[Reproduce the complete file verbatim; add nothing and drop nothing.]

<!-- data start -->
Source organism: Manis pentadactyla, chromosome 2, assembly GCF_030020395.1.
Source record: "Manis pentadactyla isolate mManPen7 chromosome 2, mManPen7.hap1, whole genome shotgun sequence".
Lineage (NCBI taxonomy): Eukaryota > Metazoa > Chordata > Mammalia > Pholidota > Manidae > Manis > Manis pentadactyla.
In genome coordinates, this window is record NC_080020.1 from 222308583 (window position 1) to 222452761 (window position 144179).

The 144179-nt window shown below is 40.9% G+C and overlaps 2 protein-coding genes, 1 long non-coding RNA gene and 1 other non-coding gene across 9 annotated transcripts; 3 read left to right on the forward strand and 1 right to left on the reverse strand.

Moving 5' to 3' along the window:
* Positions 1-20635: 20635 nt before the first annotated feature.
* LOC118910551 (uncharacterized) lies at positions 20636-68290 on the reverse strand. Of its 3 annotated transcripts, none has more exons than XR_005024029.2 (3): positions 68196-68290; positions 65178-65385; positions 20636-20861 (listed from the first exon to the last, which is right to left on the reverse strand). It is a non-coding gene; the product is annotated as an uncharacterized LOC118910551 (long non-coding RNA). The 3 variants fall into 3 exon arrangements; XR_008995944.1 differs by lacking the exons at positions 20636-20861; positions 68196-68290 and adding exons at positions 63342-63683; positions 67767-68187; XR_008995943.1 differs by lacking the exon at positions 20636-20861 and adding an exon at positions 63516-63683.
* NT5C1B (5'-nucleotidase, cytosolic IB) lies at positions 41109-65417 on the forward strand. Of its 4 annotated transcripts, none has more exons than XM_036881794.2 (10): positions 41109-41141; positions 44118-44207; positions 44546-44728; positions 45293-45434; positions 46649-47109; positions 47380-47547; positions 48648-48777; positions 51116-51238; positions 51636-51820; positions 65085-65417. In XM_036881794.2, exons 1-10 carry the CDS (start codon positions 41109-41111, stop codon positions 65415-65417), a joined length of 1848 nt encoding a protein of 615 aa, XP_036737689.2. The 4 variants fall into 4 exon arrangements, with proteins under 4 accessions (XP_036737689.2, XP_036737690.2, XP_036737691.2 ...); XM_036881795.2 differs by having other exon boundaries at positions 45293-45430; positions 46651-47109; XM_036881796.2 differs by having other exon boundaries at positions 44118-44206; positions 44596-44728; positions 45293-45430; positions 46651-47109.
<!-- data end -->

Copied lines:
Source organism: Manis pentadactyla, chromosome 2, assembly GCF_030020395.1.
Source record: "Manis pentadactyla isolate mManPen7 chromosome 2, mManPen7.hap1, whole genome shotgun sequence".
Lineage (NCBI taxonomy): Eukaryota > Metazoa > Chordata > Mammalia > Pholidota > Manidae > Manis > Manis pentadactyla.
In genome coordinates, this window is record NC_080020.1 from 222308583 (window position 1) to 222452761 (window position 144179).

The 144179-nt window shown below is 40.9% G+C and overlaps 2 protein-coding genes, 1 long non-coding RNA gene and 1 other non-coding gene across 9 annotated transcripts; 3 read left to right on the forward strand and 1 right to left on the reverse strand.

Moving 5' to 3' along the window:
* Positions 1-20635: 20635 nt before the first annotated feature.
* LOC118910551 (uncharacterized) lies at positions 20636-68290 on the reverse strand. Of its 3 annotated transcripts, none has more exons than XR_005024029.2 (3): positions 68196-68290; positions 65178-65385; positions 20636-20861 (listed from the first exon to the last, which is right to left on the reverse strand). It is a non-coding gene; the product is annotated as an uncharacterized LOC118910551 (long non-coding RNA). The 3 variants fall into 3 exon arrangements; XR_008995944.1 differs by lacking the exons at positions 20636-20861; positions 68196-68290 and adding exons at positions 63342-63683; positions 67767-68187; XR_008995943.1 differs by lacking the exon at positions 20636-20861 and adding an exon at positions 63516-63683.
* NT5C1B (5'-nucleotidase, cytosolic IB) lies at positions 41109-65417 on the forward strand. Of its 4 annotated transcripts, none has more exons than XM_036881794.2 (10): positions 41109-41141; positions 44118-44207; positions 44546-44728; positions 45293-45434; positions 46649-47109; positions 47380-47547; positions 48648-48777; positions 51116-51238; positions 51636-51820; positions 65085-65417. In XM_036881794.2, exons 1-10 carry the CDS (start codon positions 41109-41111, stop codon positions 65415-65417), a joined length of 1848 nt encoding a protein of 615 aa, XP_036737689.2. The 4 variants fall into 4 exon arrangements, with proteins under 4 accessions (XP_036737689.2, XP_036737690.2, XP_036737691.2 ...); XM_036881795.2 differs by having other exon boundaries at positions 45293-45430; positions 46651-47109; XM_036881796.2 differs by having other exon boundaries at positions 44118-44206; positions 44596-44728; positions 45293-45430; positions 46651-47109.